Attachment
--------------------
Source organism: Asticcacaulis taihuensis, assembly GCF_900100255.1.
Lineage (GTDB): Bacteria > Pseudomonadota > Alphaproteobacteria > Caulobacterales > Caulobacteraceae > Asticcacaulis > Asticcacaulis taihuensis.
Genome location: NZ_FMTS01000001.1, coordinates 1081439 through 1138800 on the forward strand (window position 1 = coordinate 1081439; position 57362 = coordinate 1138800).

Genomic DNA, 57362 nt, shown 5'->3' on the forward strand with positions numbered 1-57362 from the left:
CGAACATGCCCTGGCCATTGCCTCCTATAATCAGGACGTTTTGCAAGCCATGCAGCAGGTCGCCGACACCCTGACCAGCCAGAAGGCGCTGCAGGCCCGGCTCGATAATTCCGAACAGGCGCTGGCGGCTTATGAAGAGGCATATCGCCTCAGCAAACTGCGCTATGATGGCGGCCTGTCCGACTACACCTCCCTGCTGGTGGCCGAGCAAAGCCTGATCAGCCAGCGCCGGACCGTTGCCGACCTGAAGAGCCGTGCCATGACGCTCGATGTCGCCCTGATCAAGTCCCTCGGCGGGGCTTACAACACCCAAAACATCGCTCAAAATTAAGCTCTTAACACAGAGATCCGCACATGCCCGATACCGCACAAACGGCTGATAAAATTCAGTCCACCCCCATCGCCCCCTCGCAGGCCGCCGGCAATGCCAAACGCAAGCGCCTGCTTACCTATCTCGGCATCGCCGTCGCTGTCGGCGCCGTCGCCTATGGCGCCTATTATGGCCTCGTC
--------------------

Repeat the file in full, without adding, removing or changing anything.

Source organism: Asticcacaulis taihuensis, assembly GCF_900100255.1.
Lineage (GTDB): Bacteria > Pseudomonadota > Alphaproteobacteria > Caulobacterales > Caulobacteraceae > Asticcacaulis > Asticcacaulis taihuensis.
Genome location: NZ_FMTS01000001.1, coordinates 1081439 through 1138800 on the forward strand (window position 1 = coordinate 1081439; position 57362 = coordinate 1138800).

Genomic DNA, 57362 nt, shown 5'->3' on the forward strand with positions numbered 1-57362 from the left:
CGAACATGCCCTGGCCATTGCCTCCTATAATCAGGACGTTTTGCAAGCCATGCAGCAGGTCGCCGACACCCTGACCAGCCAGAAGGCGCTGCAGGCCCGGCTCGATAATTCCGAACAGGCGCTGGCGGCTTATGAAGAGGCATATCGCCTCAGCAAACTGCGCTATGATGGCGGCCTGTCCGACTACACCTCCCTGCTGGTGGCCGAGCAAAGCCTGATCAGCCAGCGCCGGACCGTTGCCGACCTGAAGAGCCGTGCCATGACGCTCGATGTCGCCCTGATCAAGTCCCTCGGCGGGGCTTACAACACCCAAAACATCGCTCAAAATTAAGCTCTTAACACAGAGATCCGCACATGCCCGATACCGCACAAACGGCTGATAAAATTCAGTCCACCCCCATCGCCCCCTCGCAGGCCGCCGGCAATGCCAAACGCAAGCGCCTGCTTACCTATCTCGGCATCGCCGTCGCTGTCGGCGCCGTCGCCTATGGCGCCTATTATGGCCTCGTC